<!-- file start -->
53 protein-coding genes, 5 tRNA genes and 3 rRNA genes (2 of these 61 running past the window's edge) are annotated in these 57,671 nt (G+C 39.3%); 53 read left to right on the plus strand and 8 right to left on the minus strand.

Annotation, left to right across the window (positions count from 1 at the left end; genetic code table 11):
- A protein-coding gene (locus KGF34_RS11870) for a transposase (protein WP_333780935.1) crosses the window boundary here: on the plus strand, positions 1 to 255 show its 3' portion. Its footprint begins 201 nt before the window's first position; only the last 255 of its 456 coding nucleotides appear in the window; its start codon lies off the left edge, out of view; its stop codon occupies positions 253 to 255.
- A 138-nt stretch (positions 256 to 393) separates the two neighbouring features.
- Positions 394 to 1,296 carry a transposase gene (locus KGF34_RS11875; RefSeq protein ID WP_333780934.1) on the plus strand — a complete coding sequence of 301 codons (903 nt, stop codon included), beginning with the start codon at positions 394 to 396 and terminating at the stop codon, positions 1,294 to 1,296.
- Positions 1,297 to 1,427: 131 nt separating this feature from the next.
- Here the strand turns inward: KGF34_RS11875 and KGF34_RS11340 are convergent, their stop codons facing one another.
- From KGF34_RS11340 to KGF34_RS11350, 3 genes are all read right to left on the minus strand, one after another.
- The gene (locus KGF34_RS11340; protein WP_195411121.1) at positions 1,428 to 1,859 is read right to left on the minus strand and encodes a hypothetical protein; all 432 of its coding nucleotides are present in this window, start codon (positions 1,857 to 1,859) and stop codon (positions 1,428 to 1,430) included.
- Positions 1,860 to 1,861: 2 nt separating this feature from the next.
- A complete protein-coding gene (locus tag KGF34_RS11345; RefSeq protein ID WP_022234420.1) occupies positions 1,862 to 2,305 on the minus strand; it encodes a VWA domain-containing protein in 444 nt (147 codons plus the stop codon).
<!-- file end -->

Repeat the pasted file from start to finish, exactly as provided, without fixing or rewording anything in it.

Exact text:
53 protein-coding genes, 5 tRNA genes and 3 rRNA genes (2 of these 61 running past the window's edge) are annotated in these 57,671 nt (G+C 39.3%); 53 read left to right on the plus strand and 8 right to left on the minus strand.

Annotation, left to right across the window (positions count from 1 at the left end; genetic code table 11):
- A protein-coding gene (locus KGF34_RS11870) for a transposase (protein WP_333780935.1) crosses the window boundary here: on the plus strand, positions 1 to 255 show its 3' portion. Its footprint begins 201 nt before the window's first position; only the last 255 of its 456 coding nucleotides appear in the window; its start codon lies off the left edge, out of view; its stop codon occupies positions 253 to 255.
- A 138-nt stretch (positions 256 to 393) separates the two neighbouring features.
- Positions 394 to 1,296 carry a transposase gene (locus KGF34_RS11875; RefSeq protein ID WP_333780934.1) on the plus strand — a complete coding sequence of 301 codons (903 nt, stop codon included), beginning with the start codon at positions 394 to 396 and terminating at the stop codon, positions 1,294 to 1,296.
- Positions 1,297 to 1,427: 131 nt separating this feature from the next.
- Here the strand turns inward: KGF34_RS11875 and KGF34_RS11340 are convergent, their stop codons facing one another.
- From KGF34_RS11340 to KGF34_RS11350, 3 genes are all read right to left on the minus strand, one after another.
- The gene (locus KGF34_RS11340; protein WP_195411121.1) at positions 1,428 to 1,859 is read right to left on the minus strand and encodes a hypothetical protein; all 432 of its coding nucleotides are present in this window, start codon (positions 1,857 to 1,859) and stop codon (positions 1,428 to 1,430) included.
- Positions 1,860 to 1,861: 2 nt separating this feature from the next.
- A complete protein-coding gene (locus tag KGF34_RS11345; RefSeq protein ID WP_022234420.1) occupies positions 1,862 to 2,305 on the minus strand; it encodes a VWA domain-containing protein in 444 nt (147 codons plus the stop codon).